Emergency Room for Heat Stroke Care

Heat Strokes can be a medical emergency. Get help without the wait – no appointment needed.

Summer arrives early in Texas, bringing with it scorching temperatures, intense humidity, and abundant sunshine. Every summer, residents of the Lone Star State face the risk of heat strokes and heat exhaustion. It’s important to be aware of the risks of heat strokes and heat exhaustion to protect yourself and your loved ones from its adverse effects. If you or someone you know is showing signs of heat stroke, seek immediate assistance at a Surepoint ER near you. Our dedicated team is available 24/7 to provide dependable relief when heat strokes become a threat!

woman holding towel on head

What Is A Heat Stroke?

Heat strokes are a serious condition where the body temperature rises dangerously high, going beyond 104 degrees Fahrenheit. It’s also known as sunstroke and is the most severe form of heat-related illness, with potential risks like brain damage, organ failure, and, in extreme cases, death. This condition often develops from milder heat-related problems like cramps, fainting, or exhaustion. However, heat stroke can happen suddenly, even without warning signs. The main cause is prolonged exposure to high temperatures, along with dehydration, which impacts the body’s temperature control system. There are 2 main types of heat stroke: exertional and non-exertional.

  • Exertional heat stroke: comes from overdoing physical activity in hot, humid conditions, usually happening within a few hours.
  • Non-exertional heat stroke: or classic heat stroke, can develop slowly over several days due to factors like age or existing health issues.

Managing heat stroke involves recognizing the type, taking preventive measures, and getting medical help fast. If you think you might be experiencing a heat stroke, visit the Surepoint ER nearest you for fast medical care.

Surepoint is Open 24/7 Near You!

If you are experiencing nausea, seizures, confusion, disorientation, or any other serious heat stroke symptoms, please visit a Surepoint ER near you. We are open 24-7, no appointment needed.

What Causes Heat Strokes?

Heat strokes are a serious condition that can occur when you don’t drink enough fluids while exerting yourself in hot weather. You can develop heat stroke gradually over days or weeks by not replacing lost fluids, or you can bring it on quickly by engaging in strenuous activity on a hot day without proper hydration. The body uses liquids to cool itself through sweating, but it also needs them for important bodily functions like maintaining blood pressure. If you lose too much fluid through sweating, your body will start to conserve the remaining liquid for vital functions, stopping sweating altogether. This causes your body temperature to rise sharply, leading to cell damage and potentially life-threatening consequences. Dry weather can make you feel cooler because sweat evaporates more quickly, cooling the body more efficiently. However, in humid weather, the body’s temperature can rise faster, making it harder to cool down. That’s why weather forecasts include a humidity factor or heat index, which takes into account both the air temperature and humidity levels to give you a better idea of how hot it will actually feel outside. A heat index of 90°F or higher requires extreme caution. Certain individuals are more susceptible to heat stroke, including those with alcohol use disorders, chronic illnesses like heart disease, obesity, and older adults. These groups should take special precautions when working or exercising in hot weather. It’s important to note that heat stroke can occur even without obvious signs of dehydration, so it’s crucial to drink plenty of fluids and monitor your body temperature regularly.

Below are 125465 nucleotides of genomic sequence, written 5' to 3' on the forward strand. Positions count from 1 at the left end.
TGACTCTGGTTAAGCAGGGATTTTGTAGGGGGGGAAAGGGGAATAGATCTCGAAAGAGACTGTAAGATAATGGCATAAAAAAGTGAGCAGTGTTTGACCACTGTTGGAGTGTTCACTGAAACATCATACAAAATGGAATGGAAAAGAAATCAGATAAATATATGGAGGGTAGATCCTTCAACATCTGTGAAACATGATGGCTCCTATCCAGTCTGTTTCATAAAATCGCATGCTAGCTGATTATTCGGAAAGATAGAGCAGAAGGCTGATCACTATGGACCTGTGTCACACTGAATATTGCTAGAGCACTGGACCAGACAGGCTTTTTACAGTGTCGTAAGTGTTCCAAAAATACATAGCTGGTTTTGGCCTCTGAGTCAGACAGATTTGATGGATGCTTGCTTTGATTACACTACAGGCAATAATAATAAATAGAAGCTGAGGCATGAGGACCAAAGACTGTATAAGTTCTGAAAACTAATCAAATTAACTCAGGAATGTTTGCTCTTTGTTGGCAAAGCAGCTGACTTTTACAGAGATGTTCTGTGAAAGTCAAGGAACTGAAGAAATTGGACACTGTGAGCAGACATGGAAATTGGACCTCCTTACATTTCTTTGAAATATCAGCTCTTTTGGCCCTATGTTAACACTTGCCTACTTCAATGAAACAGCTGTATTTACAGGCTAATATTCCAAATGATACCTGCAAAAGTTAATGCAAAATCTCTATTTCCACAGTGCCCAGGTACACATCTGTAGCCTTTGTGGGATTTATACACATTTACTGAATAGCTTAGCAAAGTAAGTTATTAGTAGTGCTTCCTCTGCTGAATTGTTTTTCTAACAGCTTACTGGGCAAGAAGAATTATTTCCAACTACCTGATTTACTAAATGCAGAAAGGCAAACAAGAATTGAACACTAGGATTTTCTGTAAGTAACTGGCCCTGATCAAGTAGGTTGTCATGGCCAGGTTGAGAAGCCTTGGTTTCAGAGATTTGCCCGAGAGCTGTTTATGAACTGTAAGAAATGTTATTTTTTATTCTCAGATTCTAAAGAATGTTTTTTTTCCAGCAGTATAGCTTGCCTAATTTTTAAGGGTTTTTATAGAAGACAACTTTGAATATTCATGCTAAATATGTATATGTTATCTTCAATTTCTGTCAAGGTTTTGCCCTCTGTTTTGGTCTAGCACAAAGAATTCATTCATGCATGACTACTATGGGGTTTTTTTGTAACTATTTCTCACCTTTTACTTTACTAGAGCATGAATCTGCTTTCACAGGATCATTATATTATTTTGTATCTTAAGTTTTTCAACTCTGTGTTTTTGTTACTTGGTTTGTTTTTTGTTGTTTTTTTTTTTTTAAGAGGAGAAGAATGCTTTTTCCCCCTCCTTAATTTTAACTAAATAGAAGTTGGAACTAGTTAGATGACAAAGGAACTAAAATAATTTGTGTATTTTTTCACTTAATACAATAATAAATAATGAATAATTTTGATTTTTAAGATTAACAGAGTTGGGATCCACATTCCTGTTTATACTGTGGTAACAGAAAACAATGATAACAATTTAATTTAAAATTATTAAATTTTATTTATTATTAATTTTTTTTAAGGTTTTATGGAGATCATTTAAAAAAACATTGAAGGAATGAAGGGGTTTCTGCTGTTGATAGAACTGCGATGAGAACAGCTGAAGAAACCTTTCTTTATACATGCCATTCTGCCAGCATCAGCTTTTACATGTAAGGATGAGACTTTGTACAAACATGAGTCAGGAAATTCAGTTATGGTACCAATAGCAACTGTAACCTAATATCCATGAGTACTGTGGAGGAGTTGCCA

What Are the Signs and Symptoms of Heat Strokes?

man taking care of woman with heat stroke

Experiencing a heat stroke is more than just feeling hot or sweating a lot. It’s a serious condition that can harm the brain, heart, kidneys, and muscles. Heat strokes can happen quickly, sometimes without any warning signs. Because heat strokes can cause confusion, it’s important to be aware of the signs and symptoms. Delaying treatment can lead to serious complications, so it’s important to act quickly. Common signs and symptoms of heat strokes include:

  • Core body temperature above 104°F.
  • Difficulty with movement and coordination
  • Balance problems
  • Confusion or disorientation
  • Fainting or loss of consciousness
  • Dizziness
  • Excessive sweating
  • Hot, flushed skin or very pale skin
  • Low or high blood pressure
  • Bubbling or gurgling sounds in the lungs
  • Nausea and vomiting
  • Low urine output
  • Fast heart rate
  • Seizures